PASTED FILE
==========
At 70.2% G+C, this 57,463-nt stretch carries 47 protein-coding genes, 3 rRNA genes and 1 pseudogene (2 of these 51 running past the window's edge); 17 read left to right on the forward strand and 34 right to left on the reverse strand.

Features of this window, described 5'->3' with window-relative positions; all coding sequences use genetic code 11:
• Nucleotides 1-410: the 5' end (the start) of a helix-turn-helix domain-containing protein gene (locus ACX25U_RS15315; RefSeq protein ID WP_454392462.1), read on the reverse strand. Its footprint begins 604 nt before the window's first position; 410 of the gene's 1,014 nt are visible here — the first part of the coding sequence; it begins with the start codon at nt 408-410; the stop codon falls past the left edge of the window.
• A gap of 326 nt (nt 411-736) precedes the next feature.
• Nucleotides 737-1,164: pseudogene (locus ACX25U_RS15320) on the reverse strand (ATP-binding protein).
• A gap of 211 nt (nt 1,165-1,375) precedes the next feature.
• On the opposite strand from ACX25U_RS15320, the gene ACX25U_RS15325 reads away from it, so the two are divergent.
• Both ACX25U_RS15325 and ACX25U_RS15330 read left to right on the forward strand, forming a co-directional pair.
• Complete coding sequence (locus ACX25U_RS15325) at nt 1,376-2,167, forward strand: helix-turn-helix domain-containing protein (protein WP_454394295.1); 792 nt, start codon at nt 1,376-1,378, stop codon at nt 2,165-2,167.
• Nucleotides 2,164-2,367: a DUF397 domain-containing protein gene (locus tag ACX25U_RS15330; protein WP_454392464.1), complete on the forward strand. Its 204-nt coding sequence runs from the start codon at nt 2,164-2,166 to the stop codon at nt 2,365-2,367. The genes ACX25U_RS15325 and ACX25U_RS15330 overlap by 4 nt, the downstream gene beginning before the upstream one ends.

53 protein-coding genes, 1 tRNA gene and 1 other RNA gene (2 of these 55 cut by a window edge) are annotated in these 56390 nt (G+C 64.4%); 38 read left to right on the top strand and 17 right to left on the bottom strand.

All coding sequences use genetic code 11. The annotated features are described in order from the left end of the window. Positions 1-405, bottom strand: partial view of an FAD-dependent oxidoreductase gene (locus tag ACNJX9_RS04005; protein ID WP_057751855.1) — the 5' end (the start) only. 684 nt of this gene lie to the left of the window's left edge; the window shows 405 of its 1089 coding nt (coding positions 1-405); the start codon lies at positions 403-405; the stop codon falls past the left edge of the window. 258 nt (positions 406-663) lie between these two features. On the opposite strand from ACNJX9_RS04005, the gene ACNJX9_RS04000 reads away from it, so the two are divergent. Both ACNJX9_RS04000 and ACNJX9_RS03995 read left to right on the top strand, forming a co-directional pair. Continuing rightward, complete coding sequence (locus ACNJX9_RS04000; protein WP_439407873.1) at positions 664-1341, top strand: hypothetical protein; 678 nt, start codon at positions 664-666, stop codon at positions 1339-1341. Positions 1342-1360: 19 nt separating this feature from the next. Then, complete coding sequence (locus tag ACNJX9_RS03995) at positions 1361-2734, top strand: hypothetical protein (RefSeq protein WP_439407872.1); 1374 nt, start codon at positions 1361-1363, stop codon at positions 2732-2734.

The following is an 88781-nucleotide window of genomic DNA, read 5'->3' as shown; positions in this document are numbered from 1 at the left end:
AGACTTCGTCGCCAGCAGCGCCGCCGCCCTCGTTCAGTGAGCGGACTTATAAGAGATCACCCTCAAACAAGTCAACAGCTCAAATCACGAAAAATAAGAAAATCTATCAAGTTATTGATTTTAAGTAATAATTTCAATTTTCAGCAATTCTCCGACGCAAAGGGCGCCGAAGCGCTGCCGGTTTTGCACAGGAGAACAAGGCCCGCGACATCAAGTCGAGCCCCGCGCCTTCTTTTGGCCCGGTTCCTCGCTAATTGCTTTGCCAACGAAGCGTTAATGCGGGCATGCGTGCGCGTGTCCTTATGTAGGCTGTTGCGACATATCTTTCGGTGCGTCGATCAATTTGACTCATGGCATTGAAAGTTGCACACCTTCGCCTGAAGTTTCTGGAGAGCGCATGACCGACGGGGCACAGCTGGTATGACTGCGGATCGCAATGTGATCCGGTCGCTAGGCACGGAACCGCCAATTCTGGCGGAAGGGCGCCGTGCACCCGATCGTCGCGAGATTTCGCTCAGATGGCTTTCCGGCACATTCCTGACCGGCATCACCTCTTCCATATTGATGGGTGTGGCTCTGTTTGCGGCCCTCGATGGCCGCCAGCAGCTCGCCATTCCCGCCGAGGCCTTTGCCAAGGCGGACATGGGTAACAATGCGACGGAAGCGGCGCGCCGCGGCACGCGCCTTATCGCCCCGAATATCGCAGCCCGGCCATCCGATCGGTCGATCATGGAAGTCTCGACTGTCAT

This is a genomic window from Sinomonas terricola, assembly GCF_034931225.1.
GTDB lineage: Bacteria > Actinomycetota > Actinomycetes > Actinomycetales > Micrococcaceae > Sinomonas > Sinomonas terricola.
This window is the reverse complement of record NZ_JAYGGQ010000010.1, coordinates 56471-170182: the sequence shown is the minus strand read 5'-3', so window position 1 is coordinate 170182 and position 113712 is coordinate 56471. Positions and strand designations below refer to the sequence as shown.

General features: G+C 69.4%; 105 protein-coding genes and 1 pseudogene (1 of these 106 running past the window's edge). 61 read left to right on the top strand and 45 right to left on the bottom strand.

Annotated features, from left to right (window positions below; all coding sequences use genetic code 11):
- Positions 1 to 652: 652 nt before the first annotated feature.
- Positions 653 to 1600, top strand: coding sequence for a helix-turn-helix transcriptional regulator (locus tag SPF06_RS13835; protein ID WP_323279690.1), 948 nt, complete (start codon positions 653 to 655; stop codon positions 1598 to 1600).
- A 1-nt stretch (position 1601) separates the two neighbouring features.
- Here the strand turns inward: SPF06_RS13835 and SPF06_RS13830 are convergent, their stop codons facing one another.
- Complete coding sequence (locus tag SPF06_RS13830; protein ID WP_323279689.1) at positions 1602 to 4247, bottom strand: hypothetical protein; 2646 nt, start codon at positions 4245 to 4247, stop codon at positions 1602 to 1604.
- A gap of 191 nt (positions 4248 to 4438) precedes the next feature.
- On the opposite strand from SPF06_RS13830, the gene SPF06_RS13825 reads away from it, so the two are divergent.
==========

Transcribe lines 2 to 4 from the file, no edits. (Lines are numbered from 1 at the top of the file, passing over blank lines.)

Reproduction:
Features of this window, described 5'->3' with window-relative positions; all coding sequences use genetic code 11:
• Nucleotides 1-410: the 5' end (the start) of a helix-turn-helix domain-containing protein gene (locus ACX25U_RS15315; RefSeq protein ID WP_454392462.1), read on the reverse strand. Its footprint begins 604 nt before the window's first position; 410 of the gene's 1,014 nt are visible here — the first part of the coding sequence; it begins with the start codon at nt 408-410; the stop codon falls past the left edge of the window.
• A gap of 326 nt (nt 411-736) precedes the next feature.